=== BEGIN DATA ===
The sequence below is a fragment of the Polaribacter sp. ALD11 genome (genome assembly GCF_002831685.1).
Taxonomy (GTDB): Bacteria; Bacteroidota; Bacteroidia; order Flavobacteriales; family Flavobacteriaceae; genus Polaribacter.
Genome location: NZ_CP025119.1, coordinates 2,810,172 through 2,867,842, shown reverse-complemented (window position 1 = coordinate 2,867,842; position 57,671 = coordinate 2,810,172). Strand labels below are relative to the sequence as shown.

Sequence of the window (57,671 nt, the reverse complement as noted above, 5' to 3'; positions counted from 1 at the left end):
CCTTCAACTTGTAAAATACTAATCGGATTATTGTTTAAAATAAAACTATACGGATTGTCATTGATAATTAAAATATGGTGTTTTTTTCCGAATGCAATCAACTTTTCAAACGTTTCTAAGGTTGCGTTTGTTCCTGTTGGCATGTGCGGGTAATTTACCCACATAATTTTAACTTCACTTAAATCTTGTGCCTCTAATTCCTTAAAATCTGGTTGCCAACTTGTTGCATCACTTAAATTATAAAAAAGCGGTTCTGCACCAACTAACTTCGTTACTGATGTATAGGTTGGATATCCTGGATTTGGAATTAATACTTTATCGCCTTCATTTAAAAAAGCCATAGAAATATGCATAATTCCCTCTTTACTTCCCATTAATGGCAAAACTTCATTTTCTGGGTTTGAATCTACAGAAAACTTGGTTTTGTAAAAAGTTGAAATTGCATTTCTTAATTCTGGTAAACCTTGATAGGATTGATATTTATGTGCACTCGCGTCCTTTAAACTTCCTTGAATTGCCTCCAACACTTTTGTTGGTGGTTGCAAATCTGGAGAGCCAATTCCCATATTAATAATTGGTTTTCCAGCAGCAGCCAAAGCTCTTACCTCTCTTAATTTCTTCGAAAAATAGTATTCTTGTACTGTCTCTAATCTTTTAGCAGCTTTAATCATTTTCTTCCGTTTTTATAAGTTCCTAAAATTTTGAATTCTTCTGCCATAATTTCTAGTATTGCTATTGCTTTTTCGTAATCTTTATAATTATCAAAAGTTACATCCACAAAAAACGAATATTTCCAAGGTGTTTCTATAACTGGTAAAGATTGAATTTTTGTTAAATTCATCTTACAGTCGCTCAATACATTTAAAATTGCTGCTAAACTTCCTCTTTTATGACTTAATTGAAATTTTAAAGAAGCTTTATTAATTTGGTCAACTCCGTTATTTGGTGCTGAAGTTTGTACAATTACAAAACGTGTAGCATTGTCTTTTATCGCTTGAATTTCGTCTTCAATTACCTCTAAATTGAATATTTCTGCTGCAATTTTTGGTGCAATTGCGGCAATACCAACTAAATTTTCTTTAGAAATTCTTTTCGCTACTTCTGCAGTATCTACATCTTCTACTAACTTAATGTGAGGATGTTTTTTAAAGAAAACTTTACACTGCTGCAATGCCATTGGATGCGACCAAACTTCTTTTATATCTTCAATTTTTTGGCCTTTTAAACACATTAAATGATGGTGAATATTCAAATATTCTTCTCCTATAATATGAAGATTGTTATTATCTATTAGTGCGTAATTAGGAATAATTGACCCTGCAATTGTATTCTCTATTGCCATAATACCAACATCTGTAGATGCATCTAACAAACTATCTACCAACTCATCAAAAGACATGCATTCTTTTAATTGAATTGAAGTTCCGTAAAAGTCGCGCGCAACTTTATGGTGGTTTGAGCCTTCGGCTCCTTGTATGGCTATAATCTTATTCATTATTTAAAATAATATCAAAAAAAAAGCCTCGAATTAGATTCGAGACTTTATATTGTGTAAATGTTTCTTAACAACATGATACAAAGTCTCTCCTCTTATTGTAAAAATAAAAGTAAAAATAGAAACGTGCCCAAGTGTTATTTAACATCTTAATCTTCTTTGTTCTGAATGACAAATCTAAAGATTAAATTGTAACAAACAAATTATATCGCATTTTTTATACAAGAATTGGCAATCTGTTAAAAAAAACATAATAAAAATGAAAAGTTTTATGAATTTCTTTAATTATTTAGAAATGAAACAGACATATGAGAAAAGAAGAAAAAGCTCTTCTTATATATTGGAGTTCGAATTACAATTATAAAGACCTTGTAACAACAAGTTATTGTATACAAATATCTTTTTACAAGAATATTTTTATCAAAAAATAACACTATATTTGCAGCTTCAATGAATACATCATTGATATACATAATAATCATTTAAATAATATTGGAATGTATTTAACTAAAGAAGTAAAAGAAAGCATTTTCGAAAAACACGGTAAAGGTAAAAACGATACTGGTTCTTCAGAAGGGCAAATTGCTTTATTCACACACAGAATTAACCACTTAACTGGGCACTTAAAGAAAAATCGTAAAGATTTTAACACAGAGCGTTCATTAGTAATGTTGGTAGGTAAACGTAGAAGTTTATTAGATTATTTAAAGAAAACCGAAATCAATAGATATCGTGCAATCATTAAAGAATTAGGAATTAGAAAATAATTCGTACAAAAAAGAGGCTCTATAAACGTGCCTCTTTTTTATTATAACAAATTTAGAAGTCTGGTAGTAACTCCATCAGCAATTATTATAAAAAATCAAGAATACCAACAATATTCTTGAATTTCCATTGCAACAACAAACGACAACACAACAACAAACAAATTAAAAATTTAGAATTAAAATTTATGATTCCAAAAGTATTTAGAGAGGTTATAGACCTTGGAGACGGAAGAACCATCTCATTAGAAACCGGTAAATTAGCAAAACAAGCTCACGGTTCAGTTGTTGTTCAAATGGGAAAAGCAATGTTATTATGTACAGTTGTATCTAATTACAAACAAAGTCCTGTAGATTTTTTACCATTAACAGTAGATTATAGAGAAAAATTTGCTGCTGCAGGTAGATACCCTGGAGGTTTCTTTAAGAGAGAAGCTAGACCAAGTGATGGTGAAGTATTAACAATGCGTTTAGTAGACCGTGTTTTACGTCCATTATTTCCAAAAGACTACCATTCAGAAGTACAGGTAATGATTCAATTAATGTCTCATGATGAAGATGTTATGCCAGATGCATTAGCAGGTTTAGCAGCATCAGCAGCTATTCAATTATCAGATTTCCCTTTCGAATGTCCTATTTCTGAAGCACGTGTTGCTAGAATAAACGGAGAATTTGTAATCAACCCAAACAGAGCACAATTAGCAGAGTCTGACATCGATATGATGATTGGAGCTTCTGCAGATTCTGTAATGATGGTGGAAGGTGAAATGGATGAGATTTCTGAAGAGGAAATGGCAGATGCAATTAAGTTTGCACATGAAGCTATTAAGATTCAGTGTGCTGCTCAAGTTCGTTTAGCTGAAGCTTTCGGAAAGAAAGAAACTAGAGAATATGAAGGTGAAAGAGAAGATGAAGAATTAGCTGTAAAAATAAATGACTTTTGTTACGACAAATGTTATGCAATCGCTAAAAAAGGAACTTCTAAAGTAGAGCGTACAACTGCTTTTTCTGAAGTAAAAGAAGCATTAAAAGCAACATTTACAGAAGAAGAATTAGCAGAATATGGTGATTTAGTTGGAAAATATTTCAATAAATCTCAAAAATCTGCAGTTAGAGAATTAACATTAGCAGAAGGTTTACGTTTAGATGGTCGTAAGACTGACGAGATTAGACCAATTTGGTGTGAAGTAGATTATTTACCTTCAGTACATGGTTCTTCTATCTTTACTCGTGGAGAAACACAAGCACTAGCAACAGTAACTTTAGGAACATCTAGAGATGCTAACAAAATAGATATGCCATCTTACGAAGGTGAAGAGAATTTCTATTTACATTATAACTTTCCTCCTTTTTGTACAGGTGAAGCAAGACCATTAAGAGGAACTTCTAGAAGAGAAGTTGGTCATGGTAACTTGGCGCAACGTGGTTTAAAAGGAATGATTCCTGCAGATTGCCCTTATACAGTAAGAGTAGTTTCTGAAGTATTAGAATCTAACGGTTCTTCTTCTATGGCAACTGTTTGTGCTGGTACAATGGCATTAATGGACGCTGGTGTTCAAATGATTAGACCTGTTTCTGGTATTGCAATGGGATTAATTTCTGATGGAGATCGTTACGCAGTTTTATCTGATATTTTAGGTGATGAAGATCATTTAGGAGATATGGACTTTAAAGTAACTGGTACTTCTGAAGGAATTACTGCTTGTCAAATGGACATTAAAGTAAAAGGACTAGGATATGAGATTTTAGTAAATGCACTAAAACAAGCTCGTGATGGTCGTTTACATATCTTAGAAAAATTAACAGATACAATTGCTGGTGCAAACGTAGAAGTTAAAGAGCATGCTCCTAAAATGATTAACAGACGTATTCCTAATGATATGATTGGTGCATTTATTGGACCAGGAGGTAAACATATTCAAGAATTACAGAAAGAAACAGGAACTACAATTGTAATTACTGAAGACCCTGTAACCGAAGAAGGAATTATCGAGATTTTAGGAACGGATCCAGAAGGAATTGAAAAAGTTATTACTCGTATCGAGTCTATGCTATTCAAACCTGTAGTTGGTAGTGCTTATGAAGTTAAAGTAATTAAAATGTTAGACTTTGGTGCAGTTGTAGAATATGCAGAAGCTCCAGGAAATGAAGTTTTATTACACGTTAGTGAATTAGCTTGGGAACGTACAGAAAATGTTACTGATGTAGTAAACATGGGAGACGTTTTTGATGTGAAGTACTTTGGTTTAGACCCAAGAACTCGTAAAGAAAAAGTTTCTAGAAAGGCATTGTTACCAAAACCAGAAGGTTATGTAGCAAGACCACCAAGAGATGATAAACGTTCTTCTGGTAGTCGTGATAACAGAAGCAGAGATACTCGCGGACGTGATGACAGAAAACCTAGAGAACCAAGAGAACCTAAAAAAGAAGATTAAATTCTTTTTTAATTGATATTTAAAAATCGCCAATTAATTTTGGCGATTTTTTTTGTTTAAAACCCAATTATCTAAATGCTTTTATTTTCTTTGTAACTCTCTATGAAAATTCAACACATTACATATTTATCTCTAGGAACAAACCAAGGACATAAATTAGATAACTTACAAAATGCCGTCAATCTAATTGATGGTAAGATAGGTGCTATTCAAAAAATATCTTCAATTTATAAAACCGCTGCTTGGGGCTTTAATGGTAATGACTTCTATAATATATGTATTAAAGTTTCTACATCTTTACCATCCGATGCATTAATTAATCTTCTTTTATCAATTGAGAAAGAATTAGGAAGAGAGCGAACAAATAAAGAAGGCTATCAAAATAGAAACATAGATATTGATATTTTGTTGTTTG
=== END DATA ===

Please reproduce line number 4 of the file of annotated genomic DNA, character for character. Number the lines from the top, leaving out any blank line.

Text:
Sequence of the window (57,671 nt, the reverse complement as noted above, 5' to 3'; positions counted from 1 at the left end):